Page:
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Whaling Talks Collapse, Japan Receives Bulk Of Blame

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For those hoping this year’s whaling talks in Morocco might lead to greater conservation of the giant mammals, prepare to keep waiting.

Behind closed doors, delegates of the commission’s 88 member governments failed to reach an agreement on the proposed “Peace Plan”; a compromise that would have lifted a 24-year ban on commercial whaling and allowed Japan, Norway and Iceland to resume commercial hunting under tight quotas and international monitoring.

Not surprisingly, Japan was hit with much of the blame for causing discussions to grind to a halt. The main sticking point apparently was a sharp curtail in hunting in the Southern Ocean Whale Sanctuary. According to the NY Times, delegates said that Japan and antiwhaling nations could not reach agreement on the size of the catch and that Tokyo had balked at agreeing to eventually phase out the hunt altogether.

Personally, I don’t think anyone should be surprised by that last reaction.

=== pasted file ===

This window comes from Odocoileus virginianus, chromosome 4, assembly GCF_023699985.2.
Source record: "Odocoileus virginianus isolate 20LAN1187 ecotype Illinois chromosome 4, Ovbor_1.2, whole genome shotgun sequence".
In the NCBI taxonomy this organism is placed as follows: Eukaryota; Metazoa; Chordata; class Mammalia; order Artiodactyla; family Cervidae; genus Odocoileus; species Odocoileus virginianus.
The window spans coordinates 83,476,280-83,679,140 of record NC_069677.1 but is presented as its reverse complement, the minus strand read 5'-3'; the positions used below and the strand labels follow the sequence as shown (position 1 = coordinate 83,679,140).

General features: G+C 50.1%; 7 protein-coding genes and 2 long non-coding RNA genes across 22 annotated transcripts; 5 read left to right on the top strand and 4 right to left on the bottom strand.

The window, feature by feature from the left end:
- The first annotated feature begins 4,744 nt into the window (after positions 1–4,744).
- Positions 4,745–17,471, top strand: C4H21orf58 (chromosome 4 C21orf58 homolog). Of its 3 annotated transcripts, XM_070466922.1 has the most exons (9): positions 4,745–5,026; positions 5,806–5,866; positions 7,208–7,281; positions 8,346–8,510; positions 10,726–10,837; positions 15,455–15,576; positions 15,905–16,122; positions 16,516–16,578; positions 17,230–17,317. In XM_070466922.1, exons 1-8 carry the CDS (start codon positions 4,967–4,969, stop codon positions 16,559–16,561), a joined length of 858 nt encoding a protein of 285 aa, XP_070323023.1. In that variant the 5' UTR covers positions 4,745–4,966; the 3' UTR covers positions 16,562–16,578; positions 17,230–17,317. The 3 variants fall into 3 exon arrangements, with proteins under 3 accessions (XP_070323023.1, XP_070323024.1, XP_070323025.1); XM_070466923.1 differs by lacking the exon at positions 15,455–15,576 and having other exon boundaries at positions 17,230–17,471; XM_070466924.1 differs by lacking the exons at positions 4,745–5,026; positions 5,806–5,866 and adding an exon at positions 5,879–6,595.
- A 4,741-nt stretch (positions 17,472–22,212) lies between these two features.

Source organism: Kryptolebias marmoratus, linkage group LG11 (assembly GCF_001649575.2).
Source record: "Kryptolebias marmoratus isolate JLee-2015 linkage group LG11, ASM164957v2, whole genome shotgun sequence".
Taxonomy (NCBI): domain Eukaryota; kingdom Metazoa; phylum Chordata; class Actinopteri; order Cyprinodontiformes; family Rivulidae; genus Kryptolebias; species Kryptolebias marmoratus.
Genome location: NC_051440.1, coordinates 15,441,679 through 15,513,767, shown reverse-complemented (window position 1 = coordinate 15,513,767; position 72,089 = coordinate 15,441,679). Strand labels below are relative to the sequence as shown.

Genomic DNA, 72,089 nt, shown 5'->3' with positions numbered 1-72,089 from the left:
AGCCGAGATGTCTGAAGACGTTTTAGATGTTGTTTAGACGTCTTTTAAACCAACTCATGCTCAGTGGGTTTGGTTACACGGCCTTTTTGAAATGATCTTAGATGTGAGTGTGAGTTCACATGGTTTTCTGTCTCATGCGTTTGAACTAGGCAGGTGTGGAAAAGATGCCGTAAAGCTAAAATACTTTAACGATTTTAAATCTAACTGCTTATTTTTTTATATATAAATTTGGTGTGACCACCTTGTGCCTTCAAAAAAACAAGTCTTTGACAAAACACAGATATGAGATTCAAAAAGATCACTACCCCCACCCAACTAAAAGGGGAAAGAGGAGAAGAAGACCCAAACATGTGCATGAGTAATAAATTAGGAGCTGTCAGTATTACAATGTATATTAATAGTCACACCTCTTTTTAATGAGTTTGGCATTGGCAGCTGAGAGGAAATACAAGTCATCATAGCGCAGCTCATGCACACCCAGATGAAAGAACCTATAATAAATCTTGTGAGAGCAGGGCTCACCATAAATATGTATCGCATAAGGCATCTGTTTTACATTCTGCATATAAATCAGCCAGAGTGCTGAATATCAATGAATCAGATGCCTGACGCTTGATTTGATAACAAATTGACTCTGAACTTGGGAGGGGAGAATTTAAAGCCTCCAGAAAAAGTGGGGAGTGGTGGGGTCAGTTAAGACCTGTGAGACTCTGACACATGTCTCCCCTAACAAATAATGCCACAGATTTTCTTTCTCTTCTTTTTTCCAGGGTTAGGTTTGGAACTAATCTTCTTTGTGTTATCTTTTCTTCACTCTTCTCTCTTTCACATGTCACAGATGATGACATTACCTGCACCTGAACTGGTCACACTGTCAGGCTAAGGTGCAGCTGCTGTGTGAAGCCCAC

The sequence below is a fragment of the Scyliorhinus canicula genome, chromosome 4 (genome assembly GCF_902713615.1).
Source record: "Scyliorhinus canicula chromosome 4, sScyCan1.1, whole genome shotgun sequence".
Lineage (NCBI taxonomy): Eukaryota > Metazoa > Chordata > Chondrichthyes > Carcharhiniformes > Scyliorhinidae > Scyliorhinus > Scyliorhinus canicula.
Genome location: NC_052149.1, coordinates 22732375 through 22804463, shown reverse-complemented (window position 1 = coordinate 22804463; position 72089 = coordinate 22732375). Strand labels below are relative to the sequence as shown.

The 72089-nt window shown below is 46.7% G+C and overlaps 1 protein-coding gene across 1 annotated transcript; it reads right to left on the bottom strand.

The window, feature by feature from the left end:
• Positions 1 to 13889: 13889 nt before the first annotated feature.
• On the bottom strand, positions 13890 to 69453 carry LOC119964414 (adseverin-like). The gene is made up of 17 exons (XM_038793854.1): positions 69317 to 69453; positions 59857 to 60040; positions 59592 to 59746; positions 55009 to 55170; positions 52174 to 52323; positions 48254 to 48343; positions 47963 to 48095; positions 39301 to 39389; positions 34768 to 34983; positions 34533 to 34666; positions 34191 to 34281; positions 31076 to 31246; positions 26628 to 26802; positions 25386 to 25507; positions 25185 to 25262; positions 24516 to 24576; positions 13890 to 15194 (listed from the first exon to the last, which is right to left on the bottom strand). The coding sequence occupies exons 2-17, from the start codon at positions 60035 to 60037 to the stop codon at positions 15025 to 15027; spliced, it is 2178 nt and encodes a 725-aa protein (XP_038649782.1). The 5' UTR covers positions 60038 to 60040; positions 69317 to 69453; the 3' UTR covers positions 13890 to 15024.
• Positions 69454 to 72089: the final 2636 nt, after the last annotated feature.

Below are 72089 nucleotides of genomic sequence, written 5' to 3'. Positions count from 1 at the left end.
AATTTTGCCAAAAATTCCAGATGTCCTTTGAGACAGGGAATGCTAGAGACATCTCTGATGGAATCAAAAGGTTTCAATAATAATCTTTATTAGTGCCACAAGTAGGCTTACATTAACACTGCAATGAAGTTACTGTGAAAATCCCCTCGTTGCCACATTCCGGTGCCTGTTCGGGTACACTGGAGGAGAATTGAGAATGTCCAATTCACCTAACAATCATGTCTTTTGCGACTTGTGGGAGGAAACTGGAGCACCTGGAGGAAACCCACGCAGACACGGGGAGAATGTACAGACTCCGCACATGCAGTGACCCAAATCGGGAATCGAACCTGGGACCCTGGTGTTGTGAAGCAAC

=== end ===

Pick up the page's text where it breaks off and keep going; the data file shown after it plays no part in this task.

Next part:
Most encouraging perhaps, is that many anti-whaling nations refused to consider a deal that would end the moratorium.

“I am very pleased that this morning it’s now clear and confirmed that the commission won’t be … opening up the prospect of commercial whaling in the future,” said Australian Environment Minister Peter Garrett.

So what does all this mean? Well, unfortunately, business as usual for Japan and Co. in hunting under banners of “scientific” BS. And a one year tabling of the discussion till everyone meets again to see if there’s wiggle room for a compromise. Just don’t hold your breath on the latter.

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